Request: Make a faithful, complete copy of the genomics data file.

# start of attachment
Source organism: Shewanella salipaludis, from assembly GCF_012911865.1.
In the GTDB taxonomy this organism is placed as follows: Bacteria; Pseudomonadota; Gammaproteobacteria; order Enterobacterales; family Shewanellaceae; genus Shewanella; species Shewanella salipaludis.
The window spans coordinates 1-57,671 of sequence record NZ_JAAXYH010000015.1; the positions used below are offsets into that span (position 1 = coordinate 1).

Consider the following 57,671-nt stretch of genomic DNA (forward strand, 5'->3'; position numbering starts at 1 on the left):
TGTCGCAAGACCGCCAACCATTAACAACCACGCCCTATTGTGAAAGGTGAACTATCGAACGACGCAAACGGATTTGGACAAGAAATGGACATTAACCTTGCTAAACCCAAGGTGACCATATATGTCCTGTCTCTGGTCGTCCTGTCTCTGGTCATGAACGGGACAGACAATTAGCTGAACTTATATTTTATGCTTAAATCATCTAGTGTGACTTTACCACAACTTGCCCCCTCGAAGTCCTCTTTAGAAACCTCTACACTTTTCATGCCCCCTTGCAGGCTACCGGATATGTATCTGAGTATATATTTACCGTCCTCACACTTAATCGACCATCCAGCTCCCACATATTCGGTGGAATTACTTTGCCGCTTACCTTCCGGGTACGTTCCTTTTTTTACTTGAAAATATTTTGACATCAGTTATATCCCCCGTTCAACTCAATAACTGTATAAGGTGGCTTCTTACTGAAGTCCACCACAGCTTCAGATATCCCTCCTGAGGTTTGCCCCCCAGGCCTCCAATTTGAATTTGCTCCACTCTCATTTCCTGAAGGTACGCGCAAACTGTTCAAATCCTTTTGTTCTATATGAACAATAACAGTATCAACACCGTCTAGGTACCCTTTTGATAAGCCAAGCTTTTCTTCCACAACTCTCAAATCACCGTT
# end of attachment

Source organism: Shewanella salipaludis, from assembly GCF_012911865.1.
In the GTDB taxonomy this organism is placed as follows: Bacteria; Pseudomonadota; Gammaproteobacteria; order Enterobacterales; family Shewanellaceae; genus Shewanella; species Shewanella salipaludis.
The window spans coordinates 1-57,671 of sequence record NZ_JAAXYH010000015.1; the positions used below are offsets into that span (position 1 = coordinate 1).

Consider the following 57,671-nt stretch of genomic DNA (forward strand, 5'->3'; position numbering starts at 1 on the left):
TGTCGCAAGACCGCCAACCATTAACAACCACGCCCTATTGTGAAAGGTGAACTATCGAACGACGCAAACGGATTTGGACAAGAAATGGACATTAACCTTGCTAAACCCAAGGTGACCATATATGTCCTGTCTCTGGTCGTCCTGTCTCTGGTCATGAACGGGACAGACAATTAGCTGAACTTATATTTTATGCTTAAATCATCTAGTGTGACTTTACCACAACTTGCCCCCTCGAAGTCCTCTTTAGAAACCTCTACACTTTTCATGCCCCCTTGCAGGCTACCGGATATGTATCTGAGTATATATTTACCGTCCTCACACTTAATCGACCATCCAGCTCCCACATATTCGGTGGAATTACTTTGCCGCTTACCTTCCGGGTACGTTCCTTTTTTTACTTGAAAATATTTTGACATCAGTTATATCCCCCGTTCAACTCAATAACTGTATAAGGTGGCTTCTTACTGAAGTCCACCACAGCTTCAGATATCCCTCCTGAGGTTTGCCCCCCAGGCCTCCAATTTGAATTTGCTCCACTCTCATTTCCTGAAGGTACGCGCAAACTGTTCAAATCCTTTTGTTCTATATGAACAATAACAGTATCAACACCGTCTAGGTACCCTTTTGATAAGCCAAGCTTTTCTTCCACAACTCTCAAATCACCGTT